Maajid Nawaz Calls For Unity Over One Thing: Constitutional Reform
31 August 2019, 15:29 | Updated: 31 August 2019, 15:33
With Brexiters enraged at today's protests and Remainers furious about prorogation, Maajid Nawaz says both sides can unite over UK's need for constitutional reform.
Since the result of the 2016 referendum, the country has been split almost precisely down the middle and today's rallies are a microcosm of the wider Brexit arguments.
Demonstrators in London have been chanting "Boris Johnson, shame on you" in protest against the suspension of Parliament and leavers have been calling up LBC hosts calling them "Remoaners" who don't believe in democracy.
As Maajid Nawaz took to the microphone at midday he wanted to sow some seeds of solidarity, during what are tumultuous times.
He began his monologue saying: "Parliament has been suspended by an unelected Prime Minister.
"It's an interesting one because if you were to tune in to the opening lines of this show and just take those words with which I've opened the show, they would sound rather alarming."
He continued: "People, especially people like me who voted Remain are rightfully angry, but allow me to say that it's not as bad as it sounds, though of course it's a problem.
Before he offered a solution, he asked listeners whether "an unelected Prime Minister" suspending Parliament was unconstitutional and if British democracy was in danger.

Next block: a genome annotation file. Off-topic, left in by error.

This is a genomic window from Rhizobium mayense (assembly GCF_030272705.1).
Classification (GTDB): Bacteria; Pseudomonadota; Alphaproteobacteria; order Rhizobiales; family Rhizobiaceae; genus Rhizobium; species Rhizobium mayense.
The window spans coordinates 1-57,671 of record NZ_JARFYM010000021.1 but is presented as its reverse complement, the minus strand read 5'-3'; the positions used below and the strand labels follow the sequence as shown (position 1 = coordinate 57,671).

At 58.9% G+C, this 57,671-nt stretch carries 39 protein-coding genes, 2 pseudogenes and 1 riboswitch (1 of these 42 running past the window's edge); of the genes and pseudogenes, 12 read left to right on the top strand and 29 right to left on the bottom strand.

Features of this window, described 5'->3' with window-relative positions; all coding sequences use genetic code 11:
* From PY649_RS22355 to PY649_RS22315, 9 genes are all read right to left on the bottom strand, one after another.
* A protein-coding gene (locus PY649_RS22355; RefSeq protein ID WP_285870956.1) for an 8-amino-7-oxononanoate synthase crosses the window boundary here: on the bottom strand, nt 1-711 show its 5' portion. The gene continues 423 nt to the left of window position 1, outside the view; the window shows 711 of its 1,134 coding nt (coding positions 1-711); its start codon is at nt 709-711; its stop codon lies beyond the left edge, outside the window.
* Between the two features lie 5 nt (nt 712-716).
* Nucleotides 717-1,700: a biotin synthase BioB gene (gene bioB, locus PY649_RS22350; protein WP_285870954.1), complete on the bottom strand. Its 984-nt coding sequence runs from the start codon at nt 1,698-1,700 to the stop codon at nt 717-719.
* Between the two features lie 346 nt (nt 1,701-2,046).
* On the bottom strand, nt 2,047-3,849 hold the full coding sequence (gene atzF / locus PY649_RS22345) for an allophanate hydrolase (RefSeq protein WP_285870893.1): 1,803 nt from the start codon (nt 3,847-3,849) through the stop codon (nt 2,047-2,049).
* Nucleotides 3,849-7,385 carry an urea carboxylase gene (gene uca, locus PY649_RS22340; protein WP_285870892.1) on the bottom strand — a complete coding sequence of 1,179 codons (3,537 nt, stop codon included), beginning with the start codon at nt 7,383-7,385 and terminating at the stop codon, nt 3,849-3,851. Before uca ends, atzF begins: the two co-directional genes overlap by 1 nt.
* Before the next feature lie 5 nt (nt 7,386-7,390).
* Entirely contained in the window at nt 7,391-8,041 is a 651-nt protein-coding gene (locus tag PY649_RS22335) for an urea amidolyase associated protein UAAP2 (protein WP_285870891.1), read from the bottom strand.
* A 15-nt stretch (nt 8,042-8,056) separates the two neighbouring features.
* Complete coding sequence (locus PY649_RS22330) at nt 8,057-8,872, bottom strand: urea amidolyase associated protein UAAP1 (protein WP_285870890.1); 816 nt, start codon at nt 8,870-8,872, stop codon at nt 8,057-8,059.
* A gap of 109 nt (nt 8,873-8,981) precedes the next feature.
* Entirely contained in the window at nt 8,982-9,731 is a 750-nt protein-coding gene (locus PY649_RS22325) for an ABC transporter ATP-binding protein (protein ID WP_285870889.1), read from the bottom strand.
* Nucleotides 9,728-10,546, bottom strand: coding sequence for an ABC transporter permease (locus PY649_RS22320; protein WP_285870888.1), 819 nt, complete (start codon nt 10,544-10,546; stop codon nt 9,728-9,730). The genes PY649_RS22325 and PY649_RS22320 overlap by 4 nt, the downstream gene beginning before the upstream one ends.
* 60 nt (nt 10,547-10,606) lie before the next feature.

He said: "In short, my answer to those two questions is as follows: is this unconstitutional? No. Is British democracy in danger? Yes. And that is rather peculiar.
"The move, as our constitution stands, is perfectly constitutional. Though it's a danger to our democracy that violates our constitutional conventions, it is not unlawful.
"And that's why I think we should stay a bit calmer than in the recent few days."
Maajid continued by saying how the rhetoric on both sides of the debate had been ramped up so much that it needed to have the chance to settle and words like 'coup' were unhelpful to political discourse.
He also suggested that Remainers and Brexiters who oppose No-Deal are not traitors, and likewise the suspension of Parliament is not "the end of democracy".
But the LBC presenter's overriding argument was that the whole Brexit saga is living proof that the UK's uncodified constitution was in desperate need for reform.
He said: "The only thing this entire affair raises or points to, rather precisely and urgently is the need for constitutional reform."